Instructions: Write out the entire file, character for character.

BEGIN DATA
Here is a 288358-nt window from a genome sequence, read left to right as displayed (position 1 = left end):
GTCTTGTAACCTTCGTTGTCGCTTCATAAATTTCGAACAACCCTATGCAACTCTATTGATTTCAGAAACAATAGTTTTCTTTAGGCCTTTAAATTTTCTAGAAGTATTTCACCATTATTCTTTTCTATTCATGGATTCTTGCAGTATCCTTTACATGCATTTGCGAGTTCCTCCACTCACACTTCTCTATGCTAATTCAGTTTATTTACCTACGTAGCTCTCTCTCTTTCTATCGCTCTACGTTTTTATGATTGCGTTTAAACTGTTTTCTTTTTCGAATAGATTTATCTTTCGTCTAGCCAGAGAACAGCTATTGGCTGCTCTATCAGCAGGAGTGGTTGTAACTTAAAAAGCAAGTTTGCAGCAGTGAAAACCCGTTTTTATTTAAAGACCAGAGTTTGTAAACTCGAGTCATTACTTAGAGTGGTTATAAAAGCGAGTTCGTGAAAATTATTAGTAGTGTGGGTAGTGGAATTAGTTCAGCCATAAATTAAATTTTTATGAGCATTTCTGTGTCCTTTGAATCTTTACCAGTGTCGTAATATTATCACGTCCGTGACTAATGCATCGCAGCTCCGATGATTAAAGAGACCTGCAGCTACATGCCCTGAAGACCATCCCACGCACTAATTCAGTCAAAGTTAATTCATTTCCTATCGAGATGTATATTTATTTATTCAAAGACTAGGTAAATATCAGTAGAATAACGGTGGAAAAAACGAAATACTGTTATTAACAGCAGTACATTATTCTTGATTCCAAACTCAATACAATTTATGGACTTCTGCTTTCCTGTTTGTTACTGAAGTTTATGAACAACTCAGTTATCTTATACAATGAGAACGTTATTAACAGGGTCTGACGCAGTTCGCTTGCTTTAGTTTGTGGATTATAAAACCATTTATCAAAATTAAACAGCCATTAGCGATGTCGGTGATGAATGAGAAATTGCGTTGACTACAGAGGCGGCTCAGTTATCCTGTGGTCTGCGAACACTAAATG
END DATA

Here is a 288358-nt window from a genome sequence, read left to right as displayed (position 1 = left end):
GTCTTGTAACCTTCGTTGTCGCTTCATAAATTTCGAACAACCCTATGCAACTCTATTGATTTCAGAAACAATAGTTTTCTTTAGGCCTTTAAATTTTCTAGAAGTATTTCACCATTATTCTTTTCTATTCATGGATTCTTGCAGTATCCTTTACATGCATTTGCGAGTTCCTCCACTCACACTTCTCTATGCTAATTCAGTTTATTTACCTACGTAGCTCTCTCTCTTTCTATCGCTCTACGTTTTTATGATTGCGTTTAAACTGTTTTCTTTTTCGAATAGATTTATCTTTCGTCTAGCCAGAGAACAGCTATTGGCTGCTCTATCAGCAGGAGTGGTTGTAACTTAAAAAGCAAGTTTGCAGCAGTGAAAACCCGTTTTTATTTAAAGACCAGAGTTTGTAAACTCGAGTCATTACTTAGAGTGGTTATAAAAGCGAGTTCGTGAAAATTATTAGTAGTGTGGGTAGTGGAATTAGTTCAGCCATAAATTAAATTTTTATGAGCATTTCTGTGTCCTTTGAATCTTTACCAGTGTCGTAATATTATCACGTCCGTGACTAATGCATCGCAGCTCCGATGATTAAAGAGACCTGCAGCTACATGCCCTGAAGACCATCCCACGCACTAATTCAGTCAAAGTTAATTCATTTCCTATCGAGATGTATATTTATTTATTCAAAGACTAGGTAAATATCAGTAGAATAACGGTGGAAAAAACGAAATACTGTTATTAACAGCAGTACATTATTCTTGATTCCAAACTCAATACAATTTATGGACTTCTGCTTTCCTGTTTGTTACTGAAGTTTATGAACAACTCAGTTATCTTATACAATGAGAACGTTATTAACAGGGTCTGACGCAGTTCGCTTGCTTTAGTTTGTGGATTATAAAACCATTTATCAAAATTAAACAGCCATTAGCGATGTCGGTGATGAATGAGAAATTGCGTTGACTACAGAGGCGGCTCAGTTATCCTGTGGTCTGCGAACACTAAATG